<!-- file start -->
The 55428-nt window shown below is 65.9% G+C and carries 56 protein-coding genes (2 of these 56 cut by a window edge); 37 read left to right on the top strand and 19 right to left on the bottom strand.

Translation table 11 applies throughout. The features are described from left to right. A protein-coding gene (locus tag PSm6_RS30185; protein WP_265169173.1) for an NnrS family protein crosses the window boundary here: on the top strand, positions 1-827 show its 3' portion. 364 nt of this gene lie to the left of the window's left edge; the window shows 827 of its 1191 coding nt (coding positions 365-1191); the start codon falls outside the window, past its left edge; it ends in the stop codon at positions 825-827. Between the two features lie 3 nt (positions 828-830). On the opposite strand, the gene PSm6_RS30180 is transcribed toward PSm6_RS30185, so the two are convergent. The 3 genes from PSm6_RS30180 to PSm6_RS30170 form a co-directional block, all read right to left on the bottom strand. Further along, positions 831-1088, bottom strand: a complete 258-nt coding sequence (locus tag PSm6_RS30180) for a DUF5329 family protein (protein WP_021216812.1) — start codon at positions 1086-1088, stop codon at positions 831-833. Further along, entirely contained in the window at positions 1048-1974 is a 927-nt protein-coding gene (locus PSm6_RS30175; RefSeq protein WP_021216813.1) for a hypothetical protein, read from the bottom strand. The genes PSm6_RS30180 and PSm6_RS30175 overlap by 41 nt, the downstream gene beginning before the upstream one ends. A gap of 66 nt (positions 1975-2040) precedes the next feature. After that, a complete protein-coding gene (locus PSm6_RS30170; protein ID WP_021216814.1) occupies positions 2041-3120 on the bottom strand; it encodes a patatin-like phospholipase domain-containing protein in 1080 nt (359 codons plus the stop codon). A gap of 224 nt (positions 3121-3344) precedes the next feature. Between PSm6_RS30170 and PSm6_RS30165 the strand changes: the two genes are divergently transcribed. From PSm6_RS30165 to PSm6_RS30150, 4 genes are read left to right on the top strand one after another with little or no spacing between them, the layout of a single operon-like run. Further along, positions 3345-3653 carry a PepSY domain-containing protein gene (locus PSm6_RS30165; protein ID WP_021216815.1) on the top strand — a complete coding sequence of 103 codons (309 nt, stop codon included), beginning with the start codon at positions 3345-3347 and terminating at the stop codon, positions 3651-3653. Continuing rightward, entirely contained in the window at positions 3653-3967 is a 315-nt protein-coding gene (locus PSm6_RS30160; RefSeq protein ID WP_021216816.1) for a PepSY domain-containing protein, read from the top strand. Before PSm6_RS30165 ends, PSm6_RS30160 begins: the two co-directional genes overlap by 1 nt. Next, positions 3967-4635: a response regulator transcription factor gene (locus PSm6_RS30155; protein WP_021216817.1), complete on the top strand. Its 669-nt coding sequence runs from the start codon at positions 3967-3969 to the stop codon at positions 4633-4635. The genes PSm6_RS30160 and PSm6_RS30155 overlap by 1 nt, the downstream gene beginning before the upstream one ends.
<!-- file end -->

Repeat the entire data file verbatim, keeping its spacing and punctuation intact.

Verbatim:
The 55428-nt window shown below is 65.9% G+C and carries 56 protein-coding genes (2 of these 56 cut by a window edge); 37 read left to right on the top strand and 19 right to left on the bottom strand.

Translation table 11 applies throughout. The features are described from left to right. A protein-coding gene (locus tag PSm6_RS30185; protein WP_265169173.1) for an NnrS family protein crosses the window boundary here: on the top strand, positions 1-827 show its 3' portion. 364 nt of this gene lie to the left of the window's left edge; the window shows 827 of its 1191 coding nt (coding positions 365-1191); the start codon falls outside the window, past its left edge; it ends in the stop codon at positions 825-827. Between the two features lie 3 nt (positions 828-830). On the opposite strand, the gene PSm6_RS30180 is transcribed toward PSm6_RS30185, so the two are convergent. The 3 genes from PSm6_RS30180 to PSm6_RS30170 form a co-directional block, all read right to left on the bottom strand. Further along, positions 831-1088, bottom strand: a complete 258-nt coding sequence (locus tag PSm6_RS30180) for a DUF5329 family protein (protein WP_021216812.1) — start codon at positions 1086-1088, stop codon at positions 831-833. Further along, entirely contained in the window at positions 1048-1974 is a 927-nt protein-coding gene (locus PSm6_RS30175; RefSeq protein WP_021216813.1) for a hypothetical protein, read from the bottom strand. The genes PSm6_RS30180 and PSm6_RS30175 overlap by 41 nt, the downstream gene beginning before the upstream one ends. A gap of 66 nt (positions 1975-2040) precedes the next feature. After that, a complete protein-coding gene (locus PSm6_RS30170; protein ID WP_021216814.1) occupies positions 2041-3120 on the bottom strand; it encodes a patatin-like phospholipase domain-containing protein in 1080 nt (359 codons plus the stop codon). A gap of 224 nt (positions 3121-3344) precedes the next feature. Between PSm6_RS30170 and PSm6_RS30165 the strand changes: the two genes are divergently transcribed. From PSm6_RS30165 to PSm6_RS30150, 4 genes are read left to right on the top strand one after another with little or no spacing between them, the layout of a single operon-like run. Further along, positions 3345-3653 carry a PepSY domain-containing protein gene (locus PSm6_RS30165; protein ID WP_021216815.1) on the top strand — a complete coding sequence of 103 codons (309 nt, stop codon included), beginning with the start codon at positions 3345-3347 and terminating at the stop codon, positions 3651-3653. Continuing rightward, entirely contained in the window at positions 3653-3967 is a 315-nt protein-coding gene (locus PSm6_RS30160; RefSeq protein ID WP_021216816.1) for a PepSY domain-containing protein, read from the top strand. Before PSm6_RS30165 ends, PSm6_RS30160 begins: the two co-directional genes overlap by 1 nt. Next, positions 3967-4635: a response regulator transcription factor gene (locus PSm6_RS30155; protein WP_021216817.1), complete on the top strand. Its 669-nt coding sequence runs from the start codon at positions 3967-3969 to the stop codon at positions 4633-4635. The genes PSm6_RS30160 and PSm6_RS30155 overlap by 1 nt, the downstream gene beginning before the upstream one ends.